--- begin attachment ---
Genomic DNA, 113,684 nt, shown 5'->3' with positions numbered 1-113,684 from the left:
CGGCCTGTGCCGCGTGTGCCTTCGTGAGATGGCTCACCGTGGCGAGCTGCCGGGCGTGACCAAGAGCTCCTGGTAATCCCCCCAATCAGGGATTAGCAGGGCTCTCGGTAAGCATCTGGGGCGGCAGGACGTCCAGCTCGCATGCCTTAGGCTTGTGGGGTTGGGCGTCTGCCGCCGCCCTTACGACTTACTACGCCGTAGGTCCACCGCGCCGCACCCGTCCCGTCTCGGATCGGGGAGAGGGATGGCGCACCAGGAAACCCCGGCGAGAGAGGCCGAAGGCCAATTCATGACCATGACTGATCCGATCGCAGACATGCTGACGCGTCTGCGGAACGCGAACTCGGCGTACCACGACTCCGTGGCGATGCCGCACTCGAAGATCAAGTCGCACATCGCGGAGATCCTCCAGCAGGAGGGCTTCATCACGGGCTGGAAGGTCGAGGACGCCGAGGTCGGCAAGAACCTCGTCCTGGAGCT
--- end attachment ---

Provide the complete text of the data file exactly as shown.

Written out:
Genomic DNA, 113,684 nt, shown 5'->3' with positions numbered 1-113,684 from the left:
CGGCCTGTGCCGCGTGTGCCTTCGTGAGATGGCTCACCGTGGCGAGCTGCCGGGCGTGACCAAGAGCTCCTGGTAATCCCCCCAATCAGGGATTAGCAGGGCTCTCGGTAAGCATCTGGGGCGGCAGGACGTCCAGCTCGCATGCCTTAGGCTTGTGGGGTTGGGCGTCTGCCGCCGCCCTTACGACTTACTACGCCGTAGGTCCACCGCGCCGCACCCGTCCCGTCTCGGATCGGGGAGAGGGATGGCGCACCAGGAAACCCCGGCGAGAGAGGCCGAAGGCCAATTCATGACCATGACTGATCCGATCGCAGACATGCTGACGCGTCTGCGGAACGCGAACTCGGCGTACCACGACTCCGTGGCGATGCCGCACTCGAAGATCAAGTCGCACATCGCGGAGATCCTCCAGCAGGAGGGCTTCATCACGGGCTGGAAGGTCGAGGACGCCGAGGTCGGCAAGAACCTCGTCCTGGAGCT